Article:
William H. Seward's Travels around the World

By Olive Risley Seward; William Henry Seward | Go to book overview

CHAPTER III.
FROM YEDDO TO SHANGHAI.

Hiogo.--The Place of Massacre.--A Japanese Steamer.--The Gulf of Osaka.--A Harem on a Pic-nic.--The City of Osaka.--The Tycoon's Castle.--Japanese Troops.-- Nagasaki.--Beautiful Scenery.--Christians of Nagasaki.--Japanese Character.-- Departure for China.--Concluding Reflections on Japan.

Hiogo ( Kobe), Monday, October 10th.--A voyage of thirty-six hours, in which night and rain have prevented all observation, has brought us to this southeastern port on the island of Niphon. The United States Consul, Mr. Stewart, and the agent of the Pacific Mail Line, came on board in the early morning. They were surprised when Mr. Seward pointed out to them with minuteness and accuracy the several places of interest in the port. "This," he said "is the European settlement, that place behind it the native town of Hiogo: the road which divides them is the one on which the Mikado's army was moving northward at the time when it fired upon and massacred the foreigners in 1864: this is the field through which the foreigners were pursued by the Japanese soldiers on that occasion: it was in the bay here on our right that the natives massacred the French naval surveying party in their boats: was it not in the building which I see on that hill that the Mikado's officers, who were condemned to death for those atrocious outrages, committed hari-kari, and that the foreign ministers interposed after seventeen such self-executions, and said, 'It is enough?' On this knoll is the place where the offenders were buried."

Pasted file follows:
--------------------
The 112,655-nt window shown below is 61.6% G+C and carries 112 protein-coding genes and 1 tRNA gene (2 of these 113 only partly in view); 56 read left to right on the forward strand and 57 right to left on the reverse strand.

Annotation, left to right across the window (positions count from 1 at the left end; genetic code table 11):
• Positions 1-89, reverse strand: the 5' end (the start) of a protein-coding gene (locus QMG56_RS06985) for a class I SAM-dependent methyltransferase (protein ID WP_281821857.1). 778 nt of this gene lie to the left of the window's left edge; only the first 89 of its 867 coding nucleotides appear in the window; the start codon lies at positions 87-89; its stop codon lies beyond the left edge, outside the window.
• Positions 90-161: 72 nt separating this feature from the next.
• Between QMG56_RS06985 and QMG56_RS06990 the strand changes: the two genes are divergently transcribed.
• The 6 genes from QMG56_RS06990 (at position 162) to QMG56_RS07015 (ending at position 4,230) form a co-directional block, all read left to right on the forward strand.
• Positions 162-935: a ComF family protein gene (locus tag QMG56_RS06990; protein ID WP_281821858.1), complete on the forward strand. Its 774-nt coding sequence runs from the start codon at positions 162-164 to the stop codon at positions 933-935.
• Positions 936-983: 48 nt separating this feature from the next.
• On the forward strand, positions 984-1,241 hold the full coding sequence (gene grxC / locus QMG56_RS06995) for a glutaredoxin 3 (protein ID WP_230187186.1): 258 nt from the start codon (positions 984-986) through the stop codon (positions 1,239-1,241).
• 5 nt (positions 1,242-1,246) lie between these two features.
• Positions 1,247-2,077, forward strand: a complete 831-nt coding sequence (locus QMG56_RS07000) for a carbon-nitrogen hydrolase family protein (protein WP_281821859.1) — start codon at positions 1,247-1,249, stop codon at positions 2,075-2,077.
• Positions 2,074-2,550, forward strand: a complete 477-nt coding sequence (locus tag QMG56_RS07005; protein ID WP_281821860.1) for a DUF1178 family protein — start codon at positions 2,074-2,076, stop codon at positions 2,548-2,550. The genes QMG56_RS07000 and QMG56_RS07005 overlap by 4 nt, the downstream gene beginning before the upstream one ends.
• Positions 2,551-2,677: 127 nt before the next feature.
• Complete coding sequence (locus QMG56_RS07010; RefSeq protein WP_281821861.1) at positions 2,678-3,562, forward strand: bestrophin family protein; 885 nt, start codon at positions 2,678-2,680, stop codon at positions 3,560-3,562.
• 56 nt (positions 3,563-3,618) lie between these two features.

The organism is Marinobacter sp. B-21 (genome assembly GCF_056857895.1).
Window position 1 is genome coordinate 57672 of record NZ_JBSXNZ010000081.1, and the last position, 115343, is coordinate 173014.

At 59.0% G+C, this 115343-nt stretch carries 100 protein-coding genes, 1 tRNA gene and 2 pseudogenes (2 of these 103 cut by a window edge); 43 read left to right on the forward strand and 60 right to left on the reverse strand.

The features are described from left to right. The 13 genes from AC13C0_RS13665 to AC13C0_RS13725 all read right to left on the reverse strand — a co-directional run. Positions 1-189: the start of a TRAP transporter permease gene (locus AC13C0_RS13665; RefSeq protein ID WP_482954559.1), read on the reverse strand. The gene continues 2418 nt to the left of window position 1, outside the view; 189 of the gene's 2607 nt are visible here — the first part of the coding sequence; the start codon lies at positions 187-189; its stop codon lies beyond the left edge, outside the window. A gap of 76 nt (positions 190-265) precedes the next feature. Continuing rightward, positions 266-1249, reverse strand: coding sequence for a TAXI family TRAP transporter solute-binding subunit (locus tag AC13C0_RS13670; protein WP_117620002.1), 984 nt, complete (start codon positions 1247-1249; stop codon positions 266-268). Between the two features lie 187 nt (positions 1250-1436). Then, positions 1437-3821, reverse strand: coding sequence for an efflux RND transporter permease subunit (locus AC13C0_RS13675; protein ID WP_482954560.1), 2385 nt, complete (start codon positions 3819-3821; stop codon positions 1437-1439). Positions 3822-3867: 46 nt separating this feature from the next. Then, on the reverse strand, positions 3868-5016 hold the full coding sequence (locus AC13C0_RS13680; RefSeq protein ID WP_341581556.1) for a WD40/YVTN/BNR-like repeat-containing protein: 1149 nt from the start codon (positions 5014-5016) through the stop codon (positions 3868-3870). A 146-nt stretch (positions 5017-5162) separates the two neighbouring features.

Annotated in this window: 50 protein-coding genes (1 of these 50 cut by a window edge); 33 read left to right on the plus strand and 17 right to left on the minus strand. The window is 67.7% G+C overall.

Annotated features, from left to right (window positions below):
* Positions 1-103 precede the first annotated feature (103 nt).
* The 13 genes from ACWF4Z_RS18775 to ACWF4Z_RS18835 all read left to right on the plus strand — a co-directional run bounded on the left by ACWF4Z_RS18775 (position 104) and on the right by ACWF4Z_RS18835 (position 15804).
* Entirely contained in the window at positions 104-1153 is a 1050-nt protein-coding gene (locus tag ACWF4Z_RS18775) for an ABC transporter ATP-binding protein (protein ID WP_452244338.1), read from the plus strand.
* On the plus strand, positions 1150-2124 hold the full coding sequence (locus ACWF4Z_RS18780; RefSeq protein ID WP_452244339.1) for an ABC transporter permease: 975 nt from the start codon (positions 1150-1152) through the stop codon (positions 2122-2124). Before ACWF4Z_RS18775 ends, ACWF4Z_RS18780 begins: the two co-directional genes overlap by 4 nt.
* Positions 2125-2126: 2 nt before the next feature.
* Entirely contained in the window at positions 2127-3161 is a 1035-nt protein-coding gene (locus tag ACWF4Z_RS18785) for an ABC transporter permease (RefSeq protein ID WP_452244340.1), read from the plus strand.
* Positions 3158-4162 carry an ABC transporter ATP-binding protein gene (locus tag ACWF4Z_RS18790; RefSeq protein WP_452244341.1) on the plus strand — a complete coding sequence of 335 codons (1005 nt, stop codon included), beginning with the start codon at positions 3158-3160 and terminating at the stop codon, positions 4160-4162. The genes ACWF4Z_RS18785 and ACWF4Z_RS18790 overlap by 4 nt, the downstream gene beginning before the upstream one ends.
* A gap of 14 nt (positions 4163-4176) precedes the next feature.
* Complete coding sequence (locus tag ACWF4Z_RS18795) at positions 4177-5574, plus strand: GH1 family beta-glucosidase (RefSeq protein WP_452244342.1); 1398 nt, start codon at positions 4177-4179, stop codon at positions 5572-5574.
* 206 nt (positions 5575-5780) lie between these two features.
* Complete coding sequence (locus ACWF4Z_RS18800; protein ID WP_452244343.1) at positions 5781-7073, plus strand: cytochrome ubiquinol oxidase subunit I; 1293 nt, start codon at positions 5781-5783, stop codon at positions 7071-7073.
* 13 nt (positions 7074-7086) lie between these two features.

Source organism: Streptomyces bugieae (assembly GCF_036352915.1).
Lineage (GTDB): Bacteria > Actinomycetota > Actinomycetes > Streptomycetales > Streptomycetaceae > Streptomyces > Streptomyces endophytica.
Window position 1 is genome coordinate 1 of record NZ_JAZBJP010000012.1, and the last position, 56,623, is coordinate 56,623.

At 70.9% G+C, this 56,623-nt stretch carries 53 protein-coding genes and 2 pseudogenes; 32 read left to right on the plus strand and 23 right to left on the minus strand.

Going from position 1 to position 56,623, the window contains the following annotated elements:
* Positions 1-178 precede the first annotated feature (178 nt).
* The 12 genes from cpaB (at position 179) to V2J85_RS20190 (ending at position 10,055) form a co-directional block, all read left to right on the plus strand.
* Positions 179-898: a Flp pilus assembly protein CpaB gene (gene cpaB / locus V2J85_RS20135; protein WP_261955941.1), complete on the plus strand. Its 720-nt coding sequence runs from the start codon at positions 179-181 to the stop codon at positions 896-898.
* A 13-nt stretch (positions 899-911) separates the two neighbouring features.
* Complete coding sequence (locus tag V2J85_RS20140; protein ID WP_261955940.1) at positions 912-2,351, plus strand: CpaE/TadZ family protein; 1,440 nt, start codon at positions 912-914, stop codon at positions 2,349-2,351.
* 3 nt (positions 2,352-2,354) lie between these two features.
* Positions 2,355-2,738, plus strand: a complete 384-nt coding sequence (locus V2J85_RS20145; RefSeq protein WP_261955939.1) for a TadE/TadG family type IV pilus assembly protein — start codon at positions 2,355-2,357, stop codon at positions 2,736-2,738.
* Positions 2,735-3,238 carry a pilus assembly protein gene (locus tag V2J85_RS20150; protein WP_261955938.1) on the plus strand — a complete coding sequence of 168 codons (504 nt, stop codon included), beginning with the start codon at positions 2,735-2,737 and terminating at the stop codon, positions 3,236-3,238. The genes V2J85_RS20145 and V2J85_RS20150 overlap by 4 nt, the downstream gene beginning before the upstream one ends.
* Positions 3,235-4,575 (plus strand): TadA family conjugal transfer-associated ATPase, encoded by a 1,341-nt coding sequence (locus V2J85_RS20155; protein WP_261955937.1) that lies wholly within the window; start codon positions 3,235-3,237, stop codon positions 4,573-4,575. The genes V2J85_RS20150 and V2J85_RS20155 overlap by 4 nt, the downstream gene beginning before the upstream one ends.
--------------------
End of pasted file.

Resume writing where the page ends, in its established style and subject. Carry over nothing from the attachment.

The official reports of those painful transactions which Mr. Van

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